Gene therapy approaches have been suggested for the treatment of cardiovascular disease. Recently, direct transfer of the gene encoding β-galactosidase into peripheral arteries of the pig has been demonstrated. To determine whether this approach is applicable to other arterial beds and to other species, we first evaluated the use of β-galactosidase as a marker protein in the canine model. We demonstrate that variable but substantial endogenous β-galactosidase-like activity is induced by manipulation of canine peripheral arteries, which precludes the use of this marker protein in evaluating the efficiency of gene transfer in this model. A marker gene encoding firefly luciferase was then evaluated, and background luciferase activity was found to be low in the dog even after arterial manipulation. Using the luciferase gene, we then demonstrated lipid-mediated gene transfer directly into both coronary and peripheral arteries of the intact dog. These results indicate the feasibility of in vivo gene transfer into coronary arteries and demonstrate the use of the luciferase marker protein in quantifying recombinant protein expression following gene transfer in canine models. This simple and effective method for direct in vivo gene transfer into coronary and peripheral arteries may be applicable to the localized production of therapeutically important proteins for the treatment of cardiovascular diseases.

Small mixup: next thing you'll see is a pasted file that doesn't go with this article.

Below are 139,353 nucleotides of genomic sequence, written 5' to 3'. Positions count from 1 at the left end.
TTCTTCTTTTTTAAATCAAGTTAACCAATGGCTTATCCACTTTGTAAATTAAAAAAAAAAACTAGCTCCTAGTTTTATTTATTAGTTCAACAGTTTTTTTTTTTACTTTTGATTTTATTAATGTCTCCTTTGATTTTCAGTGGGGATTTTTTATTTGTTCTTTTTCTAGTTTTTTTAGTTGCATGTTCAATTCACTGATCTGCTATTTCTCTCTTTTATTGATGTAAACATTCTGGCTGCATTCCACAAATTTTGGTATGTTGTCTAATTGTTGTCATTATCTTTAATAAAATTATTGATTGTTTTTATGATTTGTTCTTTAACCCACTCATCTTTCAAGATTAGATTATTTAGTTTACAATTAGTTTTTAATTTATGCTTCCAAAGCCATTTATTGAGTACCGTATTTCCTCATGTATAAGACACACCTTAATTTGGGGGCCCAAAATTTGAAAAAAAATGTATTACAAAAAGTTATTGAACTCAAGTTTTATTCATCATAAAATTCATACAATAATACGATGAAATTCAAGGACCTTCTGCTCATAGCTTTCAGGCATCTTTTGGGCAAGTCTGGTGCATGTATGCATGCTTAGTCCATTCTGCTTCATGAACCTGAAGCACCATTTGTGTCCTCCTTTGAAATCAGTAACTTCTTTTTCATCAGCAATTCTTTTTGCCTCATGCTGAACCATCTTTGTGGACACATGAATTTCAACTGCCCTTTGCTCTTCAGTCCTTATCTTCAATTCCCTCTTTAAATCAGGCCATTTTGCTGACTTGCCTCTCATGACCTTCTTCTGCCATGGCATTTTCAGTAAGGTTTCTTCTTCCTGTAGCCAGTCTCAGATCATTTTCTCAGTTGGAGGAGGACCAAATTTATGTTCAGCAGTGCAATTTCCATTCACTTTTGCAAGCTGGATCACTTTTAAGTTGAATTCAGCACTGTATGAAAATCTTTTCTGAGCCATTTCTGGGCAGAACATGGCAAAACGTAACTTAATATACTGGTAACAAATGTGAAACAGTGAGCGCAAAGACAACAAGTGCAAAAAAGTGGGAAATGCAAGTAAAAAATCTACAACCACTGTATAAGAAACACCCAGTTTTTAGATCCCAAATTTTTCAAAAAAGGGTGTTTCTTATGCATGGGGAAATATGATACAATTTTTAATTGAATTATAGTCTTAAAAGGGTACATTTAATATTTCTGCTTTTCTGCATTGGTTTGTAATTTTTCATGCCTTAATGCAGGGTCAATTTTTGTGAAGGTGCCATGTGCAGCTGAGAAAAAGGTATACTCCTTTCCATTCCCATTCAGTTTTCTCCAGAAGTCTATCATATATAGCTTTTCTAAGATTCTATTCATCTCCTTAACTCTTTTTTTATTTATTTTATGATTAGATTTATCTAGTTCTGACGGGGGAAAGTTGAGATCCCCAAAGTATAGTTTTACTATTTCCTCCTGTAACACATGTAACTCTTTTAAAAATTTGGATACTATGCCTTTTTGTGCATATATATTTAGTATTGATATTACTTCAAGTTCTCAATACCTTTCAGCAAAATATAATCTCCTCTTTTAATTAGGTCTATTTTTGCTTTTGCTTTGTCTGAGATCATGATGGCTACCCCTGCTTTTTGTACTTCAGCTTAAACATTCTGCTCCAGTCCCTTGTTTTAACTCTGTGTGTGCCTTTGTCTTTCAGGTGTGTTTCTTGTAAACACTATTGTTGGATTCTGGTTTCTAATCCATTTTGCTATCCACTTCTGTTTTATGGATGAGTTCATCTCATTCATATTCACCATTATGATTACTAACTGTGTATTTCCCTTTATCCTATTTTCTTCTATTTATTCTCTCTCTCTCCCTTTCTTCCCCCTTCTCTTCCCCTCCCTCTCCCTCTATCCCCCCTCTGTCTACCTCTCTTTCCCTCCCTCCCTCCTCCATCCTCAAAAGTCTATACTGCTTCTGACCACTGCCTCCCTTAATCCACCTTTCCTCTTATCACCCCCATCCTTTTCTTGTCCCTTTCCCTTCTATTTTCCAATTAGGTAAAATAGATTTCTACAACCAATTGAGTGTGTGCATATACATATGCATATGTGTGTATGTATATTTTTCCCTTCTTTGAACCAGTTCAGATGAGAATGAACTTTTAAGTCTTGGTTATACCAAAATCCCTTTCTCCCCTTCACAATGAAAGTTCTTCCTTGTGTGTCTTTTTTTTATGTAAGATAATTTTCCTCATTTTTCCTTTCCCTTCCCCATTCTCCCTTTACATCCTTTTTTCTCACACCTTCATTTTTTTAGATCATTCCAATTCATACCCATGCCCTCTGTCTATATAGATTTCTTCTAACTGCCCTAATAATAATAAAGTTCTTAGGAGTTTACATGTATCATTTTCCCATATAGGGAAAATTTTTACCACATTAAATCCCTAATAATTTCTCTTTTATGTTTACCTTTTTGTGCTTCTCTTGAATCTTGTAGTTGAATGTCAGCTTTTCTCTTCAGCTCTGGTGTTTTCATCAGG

ASJC Scopus subject areas
- Cardiology and Cardiovascular Medicine